Ever Wondered Who’s Behind Those Viagra Emails? Brian Krebs – POLITICO Magazine



POLITICO Magazine.
The dark and deadly world of pharma spam.
December 16, 2014.
Part of the problem, Warner said, is that many unlicensed Internet pharmacies will happily ship a variety of drugs whose use has been banned or highly restricted in the United States because of the drugs’ tendency to induce dangerous side effects—without offering any warnings or instructions on using the medications.
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For example, pharmaceutical giant Roche decided to pull its anti-acne drug Accutane from the U.S. market after juries awarded millions of dollars in damages to former Accutane users. The drug has been strongly linked to birth defects among children born to women who took it while pregnant. As a result, the U.S. FDA in 2005 ordered that Accutane only be sold to women who sign a pledge saying they will submit to multiple pregnancy tests and practice at least two forms of birth control while on it. But Accutane is still available through rogue spam pharmacies.
This is another example of the risks people take when buying from these rogue pharmacies: They don’t get vital information on the serious health hazards they could face in taking certain drugs in certain conditions or in combination with other drugs. Legitimate pharmacies, on the other hand, do their best to ensure that their customers understand these risks before giving them their prescriptions.
“Many of these rogue pharmacies are still advertising a number of discontinued, banned or very restricted drugs,” Warner said. “And they’re definitely not passing on warnings about how these drugs should be used, even when there are strong conditions that would normally be impressed on the customer when ordering these drugs from regular pharmacies.”
The most obvious example of a common risk introduced by pills dispensed from GlavMed and SpamIt pharmacies is the two to four free counterfeit Viagra or Cialis pills that were shipped with every order. The pills were stuffed into all orders, even those in which the customer had purchased drugs such as nitrates that could produce a deadly cocktail when taken with erectile dysfunction (ED) medications. Physicians have long warned against taking ED drugs in tandem with medicines designed to decrease high blood pressure, because doing so could lead to dangerously low blood pressure levels, a condition that often precipitates a heart attack.
Despite our efforts, I was unable to get any of the online drug buyers to send me useful samples of the pills for testing in Gardner’s lab. Not that it would have mattered: UAB couldn’t get legal cover to do it anyway.
Incredibly, the UAB researchers have legal approval from federal regulators and law-enforcement agencies to test and handle highly controlled and illegal substances, such as cocaine, heroin and a methamphetamine, but they had not yet received permission from the FDA and DEA to test pills ordered through junk email.
Part of the problem is that Congress changed the law in 2008, when it enacted the Ryan Haight Act, which makes it expressly illegal for anyone to order prescription drugs over the Internet without a prescription. In addition, even if an American has a valid prescription for a drug, it is illegal for him or her to order the drug from a pharmacy outside the United States and have it shipped back into the United States.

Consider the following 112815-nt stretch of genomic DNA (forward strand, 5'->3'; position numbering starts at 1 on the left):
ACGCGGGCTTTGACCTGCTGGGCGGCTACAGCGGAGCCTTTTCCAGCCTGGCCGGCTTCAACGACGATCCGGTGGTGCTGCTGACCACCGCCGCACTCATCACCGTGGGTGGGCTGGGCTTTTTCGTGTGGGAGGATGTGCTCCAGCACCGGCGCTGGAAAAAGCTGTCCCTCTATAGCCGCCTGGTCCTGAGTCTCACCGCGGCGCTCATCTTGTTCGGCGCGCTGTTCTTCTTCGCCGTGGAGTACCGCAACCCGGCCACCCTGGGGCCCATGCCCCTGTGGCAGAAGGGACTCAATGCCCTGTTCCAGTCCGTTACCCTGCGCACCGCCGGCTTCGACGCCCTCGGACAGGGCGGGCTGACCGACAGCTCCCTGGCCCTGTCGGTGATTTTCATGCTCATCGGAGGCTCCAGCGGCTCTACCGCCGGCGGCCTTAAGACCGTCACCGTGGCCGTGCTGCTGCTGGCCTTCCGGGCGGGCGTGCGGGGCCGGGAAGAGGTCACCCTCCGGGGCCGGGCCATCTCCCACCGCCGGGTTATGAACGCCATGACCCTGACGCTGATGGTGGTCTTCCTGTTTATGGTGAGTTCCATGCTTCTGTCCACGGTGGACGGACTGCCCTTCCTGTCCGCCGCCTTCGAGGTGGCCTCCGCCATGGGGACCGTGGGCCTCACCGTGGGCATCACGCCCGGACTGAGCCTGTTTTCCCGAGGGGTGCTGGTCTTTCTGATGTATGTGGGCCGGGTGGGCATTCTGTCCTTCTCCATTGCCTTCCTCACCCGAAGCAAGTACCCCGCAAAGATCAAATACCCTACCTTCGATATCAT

“We’ve kind of gotten it taken care of,” Warner said. “We’ve got the memorandums of understanding in place and got the post office boxes all set up and the top-level approval at the university. But we still have this one tiny little administrative hurdle to get over.” They still needed a green light from federal regulators.
Warner even had a regional bank on board to provide his researchers with prepaid cards that could be used to covertly buy drugs from GlavMed-SpamIt and Rx-Promotion.
“The bank was willing to put up the money to help fund our operations, but we still needed a government letterhead memo basically saying that no one was going to go to jail for this,” Warner said. The university was slated to receive a grant from the FDA to conduct research on rogue pharmacies, but the grant would come with serious strings attached.
“They basically said that none of the money could be used to purchase drugs, and if any of the grant money is used to analyze drugs ordered from spam, then the grant will be withdrawn,” Warner said. “What changed between when the FDA tentatively offered the grant and these conditions? Nobody can say. They just said, ‘It’s not legal for us to authorize you to buy drugs.’ So the FDA Office of Compliance had to go back and revise the grant to only evaluate the websites in the spam emails, and we were no longer allowed to purchase the pills.”
This was not the first time Warner and UAB were frustrated in their attempts to test pills ordered through spam to conduct their research. Not long before I’d shared the GlavMed data with him, Warner had a meeting with executives and fraud investigators from Pfizer. The pharmaceutical giant indicated it was interested in working with UAB on a study to analyze drugs purchased through rogue pharmacy affiliate programs. After all, counterfeit sales of its blockbuster drug—Viagra—accounted for more than 40 percent of the transactions from both Rx-Promotion and GlavMed.
But the funding for such a project would come with certain strings attached. “Pfizer said they wanted to work with us on this project as long as they had the right to shut the thing down if it turned out the drugs were real,” Warner recalled.

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